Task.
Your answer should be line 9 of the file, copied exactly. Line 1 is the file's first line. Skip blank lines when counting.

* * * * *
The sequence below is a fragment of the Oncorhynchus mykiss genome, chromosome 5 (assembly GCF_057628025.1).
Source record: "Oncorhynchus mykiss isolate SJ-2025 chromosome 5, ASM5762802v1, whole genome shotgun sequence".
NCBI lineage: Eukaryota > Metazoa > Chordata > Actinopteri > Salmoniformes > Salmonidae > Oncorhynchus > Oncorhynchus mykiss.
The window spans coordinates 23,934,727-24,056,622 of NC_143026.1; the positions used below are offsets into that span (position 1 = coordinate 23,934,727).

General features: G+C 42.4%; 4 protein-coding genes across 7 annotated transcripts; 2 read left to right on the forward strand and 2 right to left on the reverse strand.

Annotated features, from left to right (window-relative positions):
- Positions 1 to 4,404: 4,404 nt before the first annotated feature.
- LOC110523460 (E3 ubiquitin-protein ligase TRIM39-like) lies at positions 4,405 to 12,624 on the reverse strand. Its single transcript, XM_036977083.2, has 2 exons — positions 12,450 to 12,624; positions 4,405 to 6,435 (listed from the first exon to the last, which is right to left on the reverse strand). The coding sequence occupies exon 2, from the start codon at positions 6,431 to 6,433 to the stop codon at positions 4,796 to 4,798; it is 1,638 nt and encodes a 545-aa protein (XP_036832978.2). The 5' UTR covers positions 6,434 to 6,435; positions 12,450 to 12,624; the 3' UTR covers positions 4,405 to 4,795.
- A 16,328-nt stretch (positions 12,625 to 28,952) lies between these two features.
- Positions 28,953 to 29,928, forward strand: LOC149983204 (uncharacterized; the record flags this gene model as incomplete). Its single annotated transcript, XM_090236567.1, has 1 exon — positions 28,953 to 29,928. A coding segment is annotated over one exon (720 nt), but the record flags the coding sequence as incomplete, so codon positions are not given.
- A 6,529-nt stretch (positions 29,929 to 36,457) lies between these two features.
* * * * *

- A 16,328-nt stretch (positions 12,625 to 28,952) lies between these two features.